They started Googling. At first, it was a way to distract themselves from homework. But they continued researching for months. If they got married, they would qualify for substantial aid. Their Expected Family Contribution, a measure of eligibility based on financial information, would amount to essentially zero.

More than $3 billion in federal loans, grants and work studies went to North Carolina higher education institutions for the 2018–19 and 2019–20 award years, according to a U.S. Department of Education spokesperson. The department doesn’t collect data about how many undergraduates receiving financial aid through FAFSA were married.

A department spokesperson did not comment on whether there is anything wrong with students getting married just to qualify for financial aid, but it said that it has no way of knowing whether they do so.

At UNC, an average of three undergraduate students per year between 2017-2021 who received an aid offer after filing the FAFSA were independent just because they were married, according to a statement via Media Relations Manager Pace Sagester from UNC’s Office of Scholarships and Student Aid.

Sagester said that more than 60 percent of UNC undergraduates receive some kind of aid offer after completing the FAFSA, and just under 7 percent of those students are independents.

“The university is not aware of any students who have gotten married for the sole purpose of increasing their financial aid package,” Sagester said.


Despite the financial benefits the marriage has had unexpected negative ramifications.

”I do think being married did cause the downfall of our relationship,” Conley said.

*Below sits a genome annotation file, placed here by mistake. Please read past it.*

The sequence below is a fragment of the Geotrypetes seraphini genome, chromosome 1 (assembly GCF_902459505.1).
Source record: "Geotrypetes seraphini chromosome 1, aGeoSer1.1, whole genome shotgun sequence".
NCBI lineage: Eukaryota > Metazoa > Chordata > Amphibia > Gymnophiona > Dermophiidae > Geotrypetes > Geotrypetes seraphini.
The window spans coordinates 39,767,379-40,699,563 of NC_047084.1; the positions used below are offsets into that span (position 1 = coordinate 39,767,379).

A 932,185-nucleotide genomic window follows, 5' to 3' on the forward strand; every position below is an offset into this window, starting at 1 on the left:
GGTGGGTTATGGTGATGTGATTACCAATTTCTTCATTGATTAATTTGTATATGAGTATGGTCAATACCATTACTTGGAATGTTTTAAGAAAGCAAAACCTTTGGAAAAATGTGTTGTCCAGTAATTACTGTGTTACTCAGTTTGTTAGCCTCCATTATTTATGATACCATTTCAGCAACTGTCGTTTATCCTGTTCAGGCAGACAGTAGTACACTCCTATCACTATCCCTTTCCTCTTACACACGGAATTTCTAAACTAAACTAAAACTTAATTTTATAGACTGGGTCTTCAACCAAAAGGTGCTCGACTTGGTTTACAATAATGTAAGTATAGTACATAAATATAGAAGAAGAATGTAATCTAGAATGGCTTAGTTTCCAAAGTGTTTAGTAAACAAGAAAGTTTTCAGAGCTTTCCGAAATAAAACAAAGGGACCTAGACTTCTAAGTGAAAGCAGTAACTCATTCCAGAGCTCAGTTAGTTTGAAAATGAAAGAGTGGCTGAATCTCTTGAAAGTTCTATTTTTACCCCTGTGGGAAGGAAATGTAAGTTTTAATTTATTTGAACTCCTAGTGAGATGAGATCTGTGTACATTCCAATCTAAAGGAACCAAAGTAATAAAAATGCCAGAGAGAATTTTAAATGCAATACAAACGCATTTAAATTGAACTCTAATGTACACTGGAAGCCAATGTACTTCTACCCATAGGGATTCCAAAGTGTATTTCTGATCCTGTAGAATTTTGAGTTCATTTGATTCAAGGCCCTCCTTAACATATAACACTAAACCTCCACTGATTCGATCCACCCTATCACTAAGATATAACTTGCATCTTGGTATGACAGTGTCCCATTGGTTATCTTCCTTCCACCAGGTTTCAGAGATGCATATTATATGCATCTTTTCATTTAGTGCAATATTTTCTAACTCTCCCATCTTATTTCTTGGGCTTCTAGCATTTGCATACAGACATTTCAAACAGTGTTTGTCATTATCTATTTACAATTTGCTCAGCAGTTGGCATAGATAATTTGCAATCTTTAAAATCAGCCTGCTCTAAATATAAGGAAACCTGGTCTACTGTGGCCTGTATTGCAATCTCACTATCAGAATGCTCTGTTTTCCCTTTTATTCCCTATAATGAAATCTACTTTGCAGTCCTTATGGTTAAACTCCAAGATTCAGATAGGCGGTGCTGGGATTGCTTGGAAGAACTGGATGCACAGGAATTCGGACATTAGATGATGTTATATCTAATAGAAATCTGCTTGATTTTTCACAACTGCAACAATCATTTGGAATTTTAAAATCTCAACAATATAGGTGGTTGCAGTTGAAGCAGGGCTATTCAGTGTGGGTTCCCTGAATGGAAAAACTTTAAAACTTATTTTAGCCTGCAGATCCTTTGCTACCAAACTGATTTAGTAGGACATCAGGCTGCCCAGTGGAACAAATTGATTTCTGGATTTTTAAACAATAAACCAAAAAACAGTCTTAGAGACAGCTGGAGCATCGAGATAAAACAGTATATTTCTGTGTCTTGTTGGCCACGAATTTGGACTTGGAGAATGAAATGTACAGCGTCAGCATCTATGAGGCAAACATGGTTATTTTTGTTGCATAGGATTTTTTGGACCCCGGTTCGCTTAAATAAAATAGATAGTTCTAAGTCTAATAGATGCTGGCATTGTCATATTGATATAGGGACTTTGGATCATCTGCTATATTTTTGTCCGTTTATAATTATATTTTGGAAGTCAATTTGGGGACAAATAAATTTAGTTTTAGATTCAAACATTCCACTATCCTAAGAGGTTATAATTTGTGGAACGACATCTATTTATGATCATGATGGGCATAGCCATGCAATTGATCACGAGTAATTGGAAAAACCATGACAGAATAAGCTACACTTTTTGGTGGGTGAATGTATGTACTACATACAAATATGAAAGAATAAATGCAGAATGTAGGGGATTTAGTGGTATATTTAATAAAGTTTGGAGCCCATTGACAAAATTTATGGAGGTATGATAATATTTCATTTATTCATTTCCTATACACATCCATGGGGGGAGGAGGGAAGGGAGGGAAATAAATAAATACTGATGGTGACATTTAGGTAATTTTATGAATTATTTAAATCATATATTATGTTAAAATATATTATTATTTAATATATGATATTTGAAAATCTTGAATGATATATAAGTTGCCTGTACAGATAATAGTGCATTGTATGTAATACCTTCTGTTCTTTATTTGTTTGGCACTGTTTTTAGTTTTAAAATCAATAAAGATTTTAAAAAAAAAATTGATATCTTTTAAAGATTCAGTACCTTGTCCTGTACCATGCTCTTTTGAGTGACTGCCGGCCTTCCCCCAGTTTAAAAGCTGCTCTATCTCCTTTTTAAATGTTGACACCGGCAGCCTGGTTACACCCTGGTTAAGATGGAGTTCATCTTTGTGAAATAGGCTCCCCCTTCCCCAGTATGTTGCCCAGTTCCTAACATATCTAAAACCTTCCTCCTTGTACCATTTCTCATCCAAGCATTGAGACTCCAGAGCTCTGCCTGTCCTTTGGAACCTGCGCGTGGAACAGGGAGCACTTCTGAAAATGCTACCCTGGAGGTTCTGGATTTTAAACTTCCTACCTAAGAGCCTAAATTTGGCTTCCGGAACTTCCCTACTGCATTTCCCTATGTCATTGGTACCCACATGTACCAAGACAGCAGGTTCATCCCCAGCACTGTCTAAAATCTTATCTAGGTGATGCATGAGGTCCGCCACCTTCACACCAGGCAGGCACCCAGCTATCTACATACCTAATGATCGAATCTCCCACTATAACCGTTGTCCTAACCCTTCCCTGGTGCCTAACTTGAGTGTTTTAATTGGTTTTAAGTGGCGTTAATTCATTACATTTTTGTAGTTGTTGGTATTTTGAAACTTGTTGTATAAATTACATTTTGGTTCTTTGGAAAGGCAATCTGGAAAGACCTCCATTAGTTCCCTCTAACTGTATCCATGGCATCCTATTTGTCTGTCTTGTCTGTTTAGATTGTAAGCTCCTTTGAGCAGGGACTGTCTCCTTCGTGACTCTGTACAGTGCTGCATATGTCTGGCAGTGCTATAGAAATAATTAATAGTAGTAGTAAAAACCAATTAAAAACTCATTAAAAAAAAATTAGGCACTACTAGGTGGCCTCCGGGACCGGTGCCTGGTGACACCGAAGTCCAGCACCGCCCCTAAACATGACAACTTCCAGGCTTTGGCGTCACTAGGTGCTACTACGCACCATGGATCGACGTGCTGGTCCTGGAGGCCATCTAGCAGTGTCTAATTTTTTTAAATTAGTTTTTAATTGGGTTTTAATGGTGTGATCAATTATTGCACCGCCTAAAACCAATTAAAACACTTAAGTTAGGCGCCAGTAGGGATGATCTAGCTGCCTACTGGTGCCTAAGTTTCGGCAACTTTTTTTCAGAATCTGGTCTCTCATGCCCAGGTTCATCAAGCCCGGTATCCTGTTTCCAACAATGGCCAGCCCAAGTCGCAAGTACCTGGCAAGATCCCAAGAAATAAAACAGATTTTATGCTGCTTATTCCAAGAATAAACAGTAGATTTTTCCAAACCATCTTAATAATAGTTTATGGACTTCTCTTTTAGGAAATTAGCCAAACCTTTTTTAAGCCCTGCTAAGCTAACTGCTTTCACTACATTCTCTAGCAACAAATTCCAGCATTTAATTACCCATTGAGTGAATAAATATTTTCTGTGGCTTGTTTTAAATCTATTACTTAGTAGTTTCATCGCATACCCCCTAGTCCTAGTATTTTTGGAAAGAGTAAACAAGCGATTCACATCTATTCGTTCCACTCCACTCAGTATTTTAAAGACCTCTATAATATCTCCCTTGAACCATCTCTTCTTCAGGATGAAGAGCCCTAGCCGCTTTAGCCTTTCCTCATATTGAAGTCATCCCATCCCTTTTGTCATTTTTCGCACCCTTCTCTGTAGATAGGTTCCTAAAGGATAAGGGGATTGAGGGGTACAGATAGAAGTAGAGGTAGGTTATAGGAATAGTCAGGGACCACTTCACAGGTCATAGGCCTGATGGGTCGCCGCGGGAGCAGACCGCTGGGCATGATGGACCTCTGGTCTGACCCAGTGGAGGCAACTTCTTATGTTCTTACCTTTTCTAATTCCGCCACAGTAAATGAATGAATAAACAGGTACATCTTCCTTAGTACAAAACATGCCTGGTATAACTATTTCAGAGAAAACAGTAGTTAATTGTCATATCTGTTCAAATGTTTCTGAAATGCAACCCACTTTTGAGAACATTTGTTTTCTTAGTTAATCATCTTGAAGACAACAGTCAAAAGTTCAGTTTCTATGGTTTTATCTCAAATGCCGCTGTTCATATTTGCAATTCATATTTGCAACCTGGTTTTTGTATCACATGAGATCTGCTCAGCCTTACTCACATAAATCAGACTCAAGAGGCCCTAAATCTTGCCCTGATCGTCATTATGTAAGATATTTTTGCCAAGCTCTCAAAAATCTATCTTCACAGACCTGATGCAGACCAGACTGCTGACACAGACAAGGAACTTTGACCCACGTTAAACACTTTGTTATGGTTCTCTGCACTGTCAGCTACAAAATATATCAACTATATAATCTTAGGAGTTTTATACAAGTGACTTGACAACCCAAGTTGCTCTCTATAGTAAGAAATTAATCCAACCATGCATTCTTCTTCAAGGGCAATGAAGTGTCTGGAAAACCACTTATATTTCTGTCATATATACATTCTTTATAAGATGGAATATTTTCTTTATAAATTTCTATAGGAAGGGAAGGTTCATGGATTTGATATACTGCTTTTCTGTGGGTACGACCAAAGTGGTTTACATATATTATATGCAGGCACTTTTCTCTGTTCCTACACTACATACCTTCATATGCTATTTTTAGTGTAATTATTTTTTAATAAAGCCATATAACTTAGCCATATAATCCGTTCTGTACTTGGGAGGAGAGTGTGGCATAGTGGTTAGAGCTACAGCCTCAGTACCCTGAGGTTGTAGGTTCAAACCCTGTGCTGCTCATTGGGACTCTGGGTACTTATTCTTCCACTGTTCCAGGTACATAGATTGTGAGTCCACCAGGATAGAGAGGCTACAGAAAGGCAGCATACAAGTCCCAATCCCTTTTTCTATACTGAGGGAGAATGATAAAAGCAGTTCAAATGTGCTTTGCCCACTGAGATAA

Conley and Menard are working out how to get a divorce. Menard graduated in May 2020 and Conley, delayed by a gap year, expects to graduate in Fall 2021. They’ve fallen out of touch except to talk about financial or marriage business.

But Conley said neither half of the couple regrets getting married. And the difficult parts of the experience don’t stop Conley from convincing other undergraduates to get married. Because of Conley, four students he knows have done it, and two more are considering it.

He said those couples were already planning on getting married for romantic reasons, but they decided to do it sooner for the financial benefits Conley told them about. He cautions them, but he encourages people to do it all the same, as a way to save money.

Now, Conley has paid off a significant amount of the loans he took out. He doesn’t have to worry about how he will pay bills. He has a good credit score. And he’s looking into buying a house in the next couple years.

“I'm able to live a life that I never thought I'd be able to live,” Conley said, “because of how much debt I was in two years ago, three years ago.”